I'm an unabashed fan of the action that produces multiple benefits. It's probably why I have opted to apply my talents to the destination marketing industry.
We all understand that attracting visitors to a community means that hotels, restaurants and attractions benefit from their spending. But, it doesn't stop there. Those business buy from other businesses in town...and they employ our neighbors. In turn, those employees buy from grocery stores, clothing stores and car dealerships using money that started with the visitor. And the taxes generated on each transaction power our governments. And on and on.
When people are dismissive of those who work in the services industry, it puts on display for all to see just what kind of person they be.
Yes...there are two kinds of service workers. Those who just do their job and those that redefine their job. The former makes life for the dismissive person easier. The latter makes you smile. Both are noble...as being in service to another is one of best things one can do.
But my thoughts today run toward the service workers that redefine the genre. Like Brock Calmes, a former hawker at baseball games in the Fox Cities of Wisconsin. I never had the chance to meet or experience Brock...but, for those that did, he was "da man."
To the point that, for many Timber Rattler fans, they would only buy from him. His "call," his personality and his genuineness made him as big a part of the ballpark experience as the players.
It is a skill set not taught...but inherent inside each of us that choose to serve. And, for guys like Brock...it just happened.
Don't get me wrong. The rulings that have created access for millions of this nation's disabled are a good thing.
But, this heavy handed approach to installing permanent lifts in the nation's pools is just so wrong. Thankfully, another reprieve has been issued...but, is this just another stay? Or, will the government realize that its totalitarian approach simply doesn't play.
It's one thing to demand access for all...but another to demand access when that access denies access to others. For, there is no way that thousands of pools across this country will be able to meet these new government regulations. And, thus...these pools will close. To everyone.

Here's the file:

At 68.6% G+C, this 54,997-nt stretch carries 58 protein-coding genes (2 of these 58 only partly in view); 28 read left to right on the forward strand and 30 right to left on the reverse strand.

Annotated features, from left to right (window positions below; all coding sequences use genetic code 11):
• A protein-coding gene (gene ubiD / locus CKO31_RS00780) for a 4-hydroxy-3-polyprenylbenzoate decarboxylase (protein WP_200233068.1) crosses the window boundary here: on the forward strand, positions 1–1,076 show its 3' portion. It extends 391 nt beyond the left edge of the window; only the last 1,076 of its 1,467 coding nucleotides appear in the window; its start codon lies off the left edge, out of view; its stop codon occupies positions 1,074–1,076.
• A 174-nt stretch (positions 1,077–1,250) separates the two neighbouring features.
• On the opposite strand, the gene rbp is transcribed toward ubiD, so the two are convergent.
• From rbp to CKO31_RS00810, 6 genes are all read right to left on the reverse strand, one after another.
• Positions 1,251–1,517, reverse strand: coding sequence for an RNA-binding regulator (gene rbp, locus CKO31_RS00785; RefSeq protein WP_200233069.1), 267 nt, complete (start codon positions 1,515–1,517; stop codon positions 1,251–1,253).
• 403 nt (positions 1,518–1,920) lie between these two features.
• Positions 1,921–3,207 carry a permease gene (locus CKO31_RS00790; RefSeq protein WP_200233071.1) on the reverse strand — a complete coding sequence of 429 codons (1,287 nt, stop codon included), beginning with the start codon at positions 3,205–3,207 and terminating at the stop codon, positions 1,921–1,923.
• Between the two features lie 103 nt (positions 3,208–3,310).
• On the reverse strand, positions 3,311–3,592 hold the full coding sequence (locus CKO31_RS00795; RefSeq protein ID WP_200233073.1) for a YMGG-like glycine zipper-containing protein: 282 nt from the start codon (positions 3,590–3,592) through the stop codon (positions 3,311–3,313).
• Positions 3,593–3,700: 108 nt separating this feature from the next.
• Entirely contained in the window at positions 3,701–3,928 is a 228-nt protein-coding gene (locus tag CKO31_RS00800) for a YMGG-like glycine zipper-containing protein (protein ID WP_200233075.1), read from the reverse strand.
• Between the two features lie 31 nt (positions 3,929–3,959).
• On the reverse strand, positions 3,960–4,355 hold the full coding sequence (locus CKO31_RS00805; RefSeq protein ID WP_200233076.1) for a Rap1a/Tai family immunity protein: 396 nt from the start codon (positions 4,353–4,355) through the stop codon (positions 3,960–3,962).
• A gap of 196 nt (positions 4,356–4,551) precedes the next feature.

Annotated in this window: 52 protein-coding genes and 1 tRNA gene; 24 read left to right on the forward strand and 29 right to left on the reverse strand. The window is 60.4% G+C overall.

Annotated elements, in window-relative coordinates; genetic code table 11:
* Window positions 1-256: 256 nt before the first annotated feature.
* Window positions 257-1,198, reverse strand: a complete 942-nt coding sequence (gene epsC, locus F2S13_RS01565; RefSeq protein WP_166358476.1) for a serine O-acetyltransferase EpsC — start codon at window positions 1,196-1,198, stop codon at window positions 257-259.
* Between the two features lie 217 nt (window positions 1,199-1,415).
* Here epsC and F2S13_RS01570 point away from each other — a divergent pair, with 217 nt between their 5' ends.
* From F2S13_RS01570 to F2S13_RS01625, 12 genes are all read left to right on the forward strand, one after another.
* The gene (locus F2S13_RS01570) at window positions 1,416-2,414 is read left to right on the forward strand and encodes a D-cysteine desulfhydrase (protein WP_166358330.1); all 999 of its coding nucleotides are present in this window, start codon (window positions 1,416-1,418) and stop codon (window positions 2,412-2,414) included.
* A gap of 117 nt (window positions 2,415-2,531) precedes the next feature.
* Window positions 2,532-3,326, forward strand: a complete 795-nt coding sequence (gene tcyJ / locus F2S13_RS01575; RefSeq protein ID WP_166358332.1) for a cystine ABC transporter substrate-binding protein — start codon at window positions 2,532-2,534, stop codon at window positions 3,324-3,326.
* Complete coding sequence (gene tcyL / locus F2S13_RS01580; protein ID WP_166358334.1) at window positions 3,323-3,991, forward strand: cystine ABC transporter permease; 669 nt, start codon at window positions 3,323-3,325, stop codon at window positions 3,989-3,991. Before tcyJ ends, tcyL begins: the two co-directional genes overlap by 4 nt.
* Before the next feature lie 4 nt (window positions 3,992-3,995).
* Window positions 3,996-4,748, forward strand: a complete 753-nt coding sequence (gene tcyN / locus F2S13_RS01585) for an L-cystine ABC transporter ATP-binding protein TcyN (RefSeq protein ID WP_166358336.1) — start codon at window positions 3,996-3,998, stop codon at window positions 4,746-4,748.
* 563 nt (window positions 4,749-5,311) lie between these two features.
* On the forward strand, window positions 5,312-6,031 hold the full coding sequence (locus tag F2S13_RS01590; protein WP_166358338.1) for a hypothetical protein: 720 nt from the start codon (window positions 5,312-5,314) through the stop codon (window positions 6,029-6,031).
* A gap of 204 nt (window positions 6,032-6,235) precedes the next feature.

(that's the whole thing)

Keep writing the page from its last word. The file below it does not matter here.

Pools that provide access to hundreds of people each day...but will be forced to close because a handful of people are unable to use the pool in its present configuration? And this makes sense how?
I don't pretend to know what it feels like to be disabled and not able to access a swimming pool.
But, I do know this. I'd never want my government to deny access to a pool for all my friends just because I couldn't.
Those familiar with "Broca's Area" understand the magnetic powers of this region of the human brain. Recent research indicates that it latches onto new and different stimuli, causing us to react positively toward unique images.
Like the recent billboard campaign by Wyoming Tourism seen in Madison WI. Not only does seeing a board from a non-Midwest State catch just about every Broca's eye...the creative really seals the deal. You see...these boards are personalized.
"Badgers...Meet the Bison." For the unintiated, while we may be "cheesheads," Wisconsinites (and especially Madisonians) are known as Badgers, a tip of the hat to the University of Wisconsin mascot, Bucky Badger...not to mention that a badger adorns the head of the guilded maiden on the top of our State Capitol.
I had the chance to chat with Wyoming Tourism Director Diane Shober last week at the Utah Tourism Conference and asked how Wyoming decided to market to Wisconsin. She smiled and said that they have been for a number of years on TV.
And...that they decided to divert some of that buy to outdoor this year to catch those consumers that don't watch much TV.
Diane...it so works. And, congratulations to you and your agency on an extremely smart campaign.
You can feel the tightness in the protagonist's chest, the sly, planned coquettishness of his former love and the helplessness of the hour. The raw wire, sparking on a beer stained floor. The naked desperation.
Then there was the good news that the U.S. Travel Association's Geoff Freeman has been named Chair of the Passenger Advocacy Subcommittee of the Aviation Security Advisory Committee at the Transportation Security Administration. A shorter way of saying that is what Geoff said in a prepared statement: "Travelers deserve to have a voice in Washington when it comes to the aviation screening process and entry procedures." True Dat.
What's it all mean? America has a tourism strategy (at least until the Republican House takes another whack at it). Cutting federal meetings and travel is a typically hamhanded response to a media-inflamed issue. Summer travel will be up but we'll drive shorter distances.
And, there is finally a glimmer of hope that TSA might become more customer focused.
OK...not really. But, we're excited that Geoff will shake a few cages in the process.
Prince was da bomb in the 80s. When I was in radio, my station helped break a lot of new talent to an unsuspecting audience...and Prince was one of those artists. By the time 1999 hit, we were four or five tracks deep, turning our listeners on to way more than the title track. When Purple Rain came out, it was the entire album...not just the "hits."
In time, as with most artists, the flame dimmed, the hits were less omnipresent and the artist faded from view.
But, Prince is one of those artists that, when he walks on a stage...it's like the '80s. Or, at least 1999. It's like he never left. And every eye is on him, every ear focused.